The cultural revolutions of the 1960s gave new impetus to the history and sociology of science. A signal event was Thomas Kuhn’s The Structure of Scientific Revolutions (1962). New journals were created: Archive for History of Exact Sciences (1960), Minerva (1962), British Journal for the History of Science (1962), and Journal of the History of the Behavioral Sciences (1965). Cheiron, the International Society for the History of the Behavioral and Social Sciences, was founded in 1968.

This history still does not explain why anyone should be interested in studying the social sciences. There are two sorts of justifications: some intra-scientific, and others of more general interest.

First, the historical sociology of social science helps social scientists understand their own quasi-spontaneous orientation toward specific theories, concepts, and methods. This form of “self-reflexivity” should not be imagined along the lines of a confessional; it is better described as a practice of self-objectification, in Pierre Bourdieu’s words. A historical excavation of meaning allows us to better grasp the buried significations and connotations of our current scientific language, which is often the result of earlier scientific battles.

One example of the hidden sources of present-day conceptual language is the phrase social science. Different actors and institutions have preferred different genus labels. In battles over the scientific direction of UNESCO starting in 1946, Americans argued in favor of the label social science, which at the time suggested applied, mainly quantitative social research, organized around the individual person as the fundamental unit of analysis. French scholars pushed for UNESCO to adopt the label human sciences (sciences humaines), which for them encompassed philosophy and the humanities.11 Back in the U.S. at the same time, however, the phrase behavioral sciences was being used for the Ford Foundation’s program to fund the disciplines that had hitherto been known as social sciences. This was intended to avoid any confusion of social science with socialism and to emphasize the same set of approaches associated with “social science” at UNESCO. In Germany, the central debate pitted the traditional idea of Geisteswissenschaften against social science, which was usually rendered as Sozialwissenschaft. The new universities created after 1918 in Germany were the first to have “social science” divisions. The reassignment of sociology from the Geisteswissenschaften to the social sciences was largely completed between 1933 and 1945 due to the Nazis’ preference support for applied research.12 The history of social science can make these sorts of histories part of the self-objectifying practice of social scientists.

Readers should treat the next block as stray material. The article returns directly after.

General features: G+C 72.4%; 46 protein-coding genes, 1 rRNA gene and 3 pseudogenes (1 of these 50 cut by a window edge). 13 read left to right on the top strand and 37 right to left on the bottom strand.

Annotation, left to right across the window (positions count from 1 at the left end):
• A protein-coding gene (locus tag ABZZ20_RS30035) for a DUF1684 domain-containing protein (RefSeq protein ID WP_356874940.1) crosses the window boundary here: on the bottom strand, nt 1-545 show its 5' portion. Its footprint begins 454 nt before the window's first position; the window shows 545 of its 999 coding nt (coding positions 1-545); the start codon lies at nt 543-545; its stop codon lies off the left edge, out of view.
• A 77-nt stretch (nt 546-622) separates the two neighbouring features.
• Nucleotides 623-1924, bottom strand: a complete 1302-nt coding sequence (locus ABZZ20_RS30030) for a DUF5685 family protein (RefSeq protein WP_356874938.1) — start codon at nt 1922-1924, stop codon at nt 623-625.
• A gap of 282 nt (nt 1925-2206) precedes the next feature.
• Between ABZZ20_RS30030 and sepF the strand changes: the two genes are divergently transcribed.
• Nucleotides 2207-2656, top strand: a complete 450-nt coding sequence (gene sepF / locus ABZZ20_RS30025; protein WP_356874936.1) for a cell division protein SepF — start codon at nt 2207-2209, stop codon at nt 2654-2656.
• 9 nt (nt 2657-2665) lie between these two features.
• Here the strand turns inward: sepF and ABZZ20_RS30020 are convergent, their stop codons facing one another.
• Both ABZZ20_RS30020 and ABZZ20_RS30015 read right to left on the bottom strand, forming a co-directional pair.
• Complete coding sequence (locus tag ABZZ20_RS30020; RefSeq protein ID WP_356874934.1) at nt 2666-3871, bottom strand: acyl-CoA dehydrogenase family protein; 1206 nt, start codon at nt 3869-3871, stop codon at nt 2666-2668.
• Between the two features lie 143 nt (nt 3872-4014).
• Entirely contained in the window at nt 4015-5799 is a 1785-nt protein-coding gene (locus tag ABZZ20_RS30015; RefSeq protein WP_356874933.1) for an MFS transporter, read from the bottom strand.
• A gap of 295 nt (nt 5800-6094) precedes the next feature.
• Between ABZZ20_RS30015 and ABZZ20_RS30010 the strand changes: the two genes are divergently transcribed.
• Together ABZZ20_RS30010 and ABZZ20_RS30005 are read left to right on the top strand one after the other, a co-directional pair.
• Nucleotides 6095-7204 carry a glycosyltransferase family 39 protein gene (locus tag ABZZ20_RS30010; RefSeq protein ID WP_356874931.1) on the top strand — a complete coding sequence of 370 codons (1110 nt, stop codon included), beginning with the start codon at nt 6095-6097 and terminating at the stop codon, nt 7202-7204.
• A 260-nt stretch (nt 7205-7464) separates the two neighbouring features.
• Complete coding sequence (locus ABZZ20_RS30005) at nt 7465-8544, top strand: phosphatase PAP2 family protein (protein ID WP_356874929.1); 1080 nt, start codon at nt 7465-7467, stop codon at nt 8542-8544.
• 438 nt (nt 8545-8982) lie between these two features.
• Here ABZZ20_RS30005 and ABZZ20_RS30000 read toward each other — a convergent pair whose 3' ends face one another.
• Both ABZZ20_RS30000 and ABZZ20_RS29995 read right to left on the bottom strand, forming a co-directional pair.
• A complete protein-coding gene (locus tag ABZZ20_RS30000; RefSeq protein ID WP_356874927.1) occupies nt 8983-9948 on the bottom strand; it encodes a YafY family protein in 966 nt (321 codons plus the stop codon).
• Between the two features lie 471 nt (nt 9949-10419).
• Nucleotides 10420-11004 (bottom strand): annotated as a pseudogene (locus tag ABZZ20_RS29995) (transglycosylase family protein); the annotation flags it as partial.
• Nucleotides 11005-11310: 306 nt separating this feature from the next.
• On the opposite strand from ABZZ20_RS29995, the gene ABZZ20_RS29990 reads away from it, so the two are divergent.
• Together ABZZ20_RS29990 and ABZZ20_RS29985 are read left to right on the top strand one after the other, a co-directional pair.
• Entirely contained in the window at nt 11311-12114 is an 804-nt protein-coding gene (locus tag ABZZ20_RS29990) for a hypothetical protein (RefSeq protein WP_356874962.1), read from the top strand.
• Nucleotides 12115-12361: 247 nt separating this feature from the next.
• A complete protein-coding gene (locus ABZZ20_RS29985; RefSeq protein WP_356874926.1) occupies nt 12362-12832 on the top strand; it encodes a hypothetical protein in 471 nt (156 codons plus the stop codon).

A second justification for this form of research is that excellent social theories and concepts have been collectively forgotten and can be recovered and reintroduced. Serious research on Marx or using Marx’s ideas was largely excluded from professional social science in the U.S. and Germany before the late 1960s.13 Durkheim and Weber were widely dismissed as outmoded compared to American-style social science in France and Germany, respectively, after 1945. Zilsel was largely ignored, like most of the refugee sociologists from Nazi Germany, but has now been recovered.

A third justification for the history of social science is provided by Lothar Peter.14 Modern phenomena such as individualization, secularization, and capitalism may become more invisible as they become more universal, entering common sense and the taken-for-granted. Earlier observers who had a foot in two different social worlds and worldviews may have been able to perceive these nascent social processes more clearly than we are today.

The fourth justification for the history of social sciences is that it can help us understand the conditions in which social science flourishes or stagnates.15

Finally, the history of social science contributes to explaining (and thereby, perhaps, solving) various social problems. The social sciences permeate our social existence. They influence the configuration of our economies, social policies, educational systems, and foreign affairs. Here it is important to distinguish between the intentional application of social science to policy and the unintentional impact of social science on social practices.

Areas in which social science has been deliberately used to guide policy include eugenics and social insurance, labor market policies and poverty relief programs, and most recently, schemes intended to “nudge” individuals toward desired behaviors.16 One exceptionally well-documented instance of social science being directed toward government policy is modernization theory, which emerged in response to Harry Truman’s program for the development of previously colonial areas. Sociological ideas informed guided projects of community development, land reform, dam building, and the agrarian “Green Revolution.”17 Similar interventions were undertaken with social scientific guidance throughout the French and British African colonies during the postwar period under the guise of colonial development.18